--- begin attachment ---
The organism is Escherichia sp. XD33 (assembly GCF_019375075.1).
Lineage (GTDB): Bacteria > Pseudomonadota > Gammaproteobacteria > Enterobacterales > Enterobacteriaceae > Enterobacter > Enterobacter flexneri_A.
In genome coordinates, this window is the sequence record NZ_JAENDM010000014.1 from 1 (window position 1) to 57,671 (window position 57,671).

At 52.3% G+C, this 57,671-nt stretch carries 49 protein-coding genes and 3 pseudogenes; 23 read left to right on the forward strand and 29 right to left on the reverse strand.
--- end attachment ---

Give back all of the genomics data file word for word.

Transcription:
The organism is Escherichia sp. XD33 (assembly GCF_019375075.1).
Lineage (GTDB): Bacteria > Pseudomonadota > Gammaproteobacteria > Enterobacterales > Enterobacteriaceae > Enterobacter > Enterobacter flexneri_A.
In genome coordinates, this window is the sequence record NZ_JAENDM010000014.1 from 1 (window position 1) to 57,671 (window position 57,671).

At 52.3% G+C, this 57,671-nt stretch carries 49 protein-coding genes and 3 pseudogenes; 23 read left to right on the forward strand and 29 right to left on the reverse strand.